Quick Thoughts

1. Oden Ouch: The Blazers have recently gotten the tough news that Greg Oden, their number one pick and the ballyhooed number one overall pick, will miss the entire season with micro facture knee surgery.  The immediate reaction was to talk about how the Blazers are in serious trouble and that Oden may carry the curse of previous high picked Blazer centers Bill Walton and Sam Bowie, whose careers were both seriously curtailed by chronic problems.  The injury to Oden, while certainly not ideal, doesn’t matter too much to the 2007-08 Blazers as they really weren’t a contender anyway.  Hell, a couple of teams have used the absence of potential stars to amass a couple of high picks.  Notably, the Spurs had to wait two years for David Robinson to fulfill his Navy duties and were able to accrue two pretty good players in Willie Anderson and Sean Elliott and were ready to do some damage when Robinson did show up.  The Blazers are in a similar situation and one more bad year could land an O.J. Mayo or a Derrick Rose, which would could really round out the bakcourt.

The real issue is whether Oden will be able to comeback healthy and have a nice career.  I honestly have no clue on that one.  After Chris Webber and Jason Kidd had the same surgery a few years ago, we took a look at the procedure and found that their wasn’t really enough data to figure out the results.  Of the four players we examined, the results weren’t great.  Karl Malone never played again (this seemed to be of his own accord) and Allan Houston’s career was essentially over too.  Chris Webber came back but was never the same player (though he wasn’t terrible).  Other players offer more hope.  Jason Kidd certainly didn’t miss a beat.  More recently, Zach Randolph and Amare Stoudemire (two younger players) have returned to form.  Every case is different but Oden’s youth has to give Portland fans some hope.

2.  Top Pick Games: It has been pretty much assured that Oden will miss the entire 2007-08.  That got me wondering how often the top overall pick missed most of his rookie season.  We went through the list to see how many top picks missed more than 20 games their rookie year.  I thought it’d be interesting to take a look at these top picks and to see (a) how they followed up that rookie and (b) how many career games they ultimately played.  Here’s the list:

Year Pick Rookie Year 2 Career
1952 G. Melchiorre 0 0 0
1956 S. Green 13 0 504
1965 F. Hetzel 56 77 416
1971 A. Carr 43 82 682
1973 D. Collins 25 81 415
1974 B. Walton 35 51 468
1981 M. Aguirre 51 81 923
1985 P. Ewing 50 63 1,183
1988 D. Manning 26 71 883
1989 P. Ellison 34 76 474
2001 K. Brown 57 80 366

It’s a pretty short list but here are some the notes:

-Gene Melchiorre was a star guard out of Bradley who got caught up in the college gambling scandals, admitting taking money to to shave points.  He was kind of like the original Connie Hawkins, except Melchiorre never got the chance to ever play in the NBA.  I suggest you catch up on this great 2001 article about Melchiorre, who stayed in Illinois and made a pretty nice life for himself outside of the world of sports.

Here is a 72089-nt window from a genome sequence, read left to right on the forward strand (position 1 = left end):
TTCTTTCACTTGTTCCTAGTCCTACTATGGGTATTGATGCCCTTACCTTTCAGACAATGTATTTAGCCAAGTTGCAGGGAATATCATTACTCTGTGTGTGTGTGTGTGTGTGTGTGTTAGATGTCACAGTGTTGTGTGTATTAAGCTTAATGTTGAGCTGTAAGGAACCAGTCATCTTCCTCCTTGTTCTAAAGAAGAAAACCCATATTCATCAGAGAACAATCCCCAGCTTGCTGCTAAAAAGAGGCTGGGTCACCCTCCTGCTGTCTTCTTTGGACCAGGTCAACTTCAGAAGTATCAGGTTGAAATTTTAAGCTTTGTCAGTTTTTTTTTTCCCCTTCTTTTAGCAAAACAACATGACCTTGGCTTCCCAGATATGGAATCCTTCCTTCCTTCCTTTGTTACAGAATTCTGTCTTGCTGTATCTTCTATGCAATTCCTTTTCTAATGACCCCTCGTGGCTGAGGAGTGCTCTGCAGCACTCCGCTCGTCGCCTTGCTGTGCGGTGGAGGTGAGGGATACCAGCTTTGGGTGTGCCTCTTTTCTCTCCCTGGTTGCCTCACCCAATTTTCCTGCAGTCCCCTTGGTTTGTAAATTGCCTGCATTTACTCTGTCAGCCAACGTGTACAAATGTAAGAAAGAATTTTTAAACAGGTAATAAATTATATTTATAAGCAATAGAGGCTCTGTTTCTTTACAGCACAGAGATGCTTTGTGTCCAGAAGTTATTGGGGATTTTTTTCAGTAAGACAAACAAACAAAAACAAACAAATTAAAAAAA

-Sihugo Green is somewhat well known for being drafted by the Hawks ahead of Bill Russell.  Green was a 6’3 leaper who played forward in college for Duquesne and led the team to the NIT title in 1955.  Green was so athletic that at 6’3 he even guarded seven-footers in college.  As a pro, Green missed most of his rookie season and all of his second season with knee problems.  He eventually went on to have a decent nine season career but was never a featured player.

-Austin Carr and Patrick Ewing both had knee surgery shorten their rookies but would be relatively healthy the rest of their long careers.

-We all remember Bill Walton’s foot problems that dogged him his whole career but Doug Collins also was plagued by injuries (knee issues).  Collins score 18 ppg for his career but was only truly healthy for three of his eight seasons and was out of the NBA by 1981.

-Mark Aguirre had a fluke broken foot his rookie year but came back strong.  Fred Hetzel also stayed healthy after his rookie season.

-It might be hard to remember now but Danny Manning came into the pros as the closest thing in hype and skill-set to Magic Johnson–a big point guard with the knack to win.  He blew his knee out shortly into his rookie season but came back as essentially the same player the next year.  He would have several other injuries through his career but Manning was still an All-Star when healthy, if not Magic Johnson.

-Pervis Ellison was also a well-known college player, leading Louisville to a title as a freshman in 1985-86.  He was not a consensus number one pick when the Kings took him in 1989 (Glen Rice and Danny Ferry were the hotter properties at the time).  It got even wackier when Ellison showed up to his first training camp with a previously undisclosed heel injury.  This brought out word that Sacramento’s GM Bill Russell never actually brought Ellison in for a workout prior to drafting him.  He missed most of that first season and wasn’t so good when played.  Ellison’s injuries concerned the team enough to trade him after one season for a relatively weak package of journeyman Bobby Hansen, Eric Leckner (fring big man), a later first-round pick (ended up being Anthony Bonner), and two second-rounders that never made the team.  Ellison was actually okay for a few years for Washington ( put up 19 ppg and 10 rpg from 1991 through 1993) but could never stay healthy and ended up as a bit player.

-Finally, Kwame Brown was probably the healthiest guy on the list.  His problem was that he was a raw rookie and was not loved by Michael Jordan and the coaching staff.  Brown sat a lot and felt so nervous that at one point was put on the injured list with stress-related acne.

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